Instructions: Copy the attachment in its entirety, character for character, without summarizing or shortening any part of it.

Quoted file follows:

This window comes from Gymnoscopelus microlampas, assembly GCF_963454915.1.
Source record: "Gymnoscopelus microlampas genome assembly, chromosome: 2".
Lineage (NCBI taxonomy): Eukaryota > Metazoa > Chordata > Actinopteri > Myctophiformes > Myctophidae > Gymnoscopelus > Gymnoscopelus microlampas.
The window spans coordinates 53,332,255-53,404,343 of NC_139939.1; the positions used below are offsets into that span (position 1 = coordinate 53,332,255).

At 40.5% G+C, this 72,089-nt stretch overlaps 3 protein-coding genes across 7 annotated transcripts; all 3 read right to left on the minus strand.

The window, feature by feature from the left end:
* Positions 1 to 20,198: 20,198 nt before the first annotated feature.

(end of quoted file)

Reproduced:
This window comes from Gymnoscopelus microlampas, assembly GCF_963454915.1.
Source record: "Gymnoscopelus microlampas genome assembly, chromosome: 2".
Lineage (NCBI taxonomy): Eukaryota > Metazoa > Chordata > Actinopteri > Myctophiformes > Myctophidae > Gymnoscopelus > Gymnoscopelus microlampas.
The window spans coordinates 53,332,255-53,404,343 of NC_139939.1; the positions used below are offsets into that span (position 1 = coordinate 53,332,255).

At 40.5% G+C, this 72,089-nt stretch overlaps 3 protein-coding genes across 7 annotated transcripts; all 3 read right to left on the minus strand.

The window, feature by feature from the left end:
* Positions 1 to 20,198: 20,198 nt before the first annotated feature.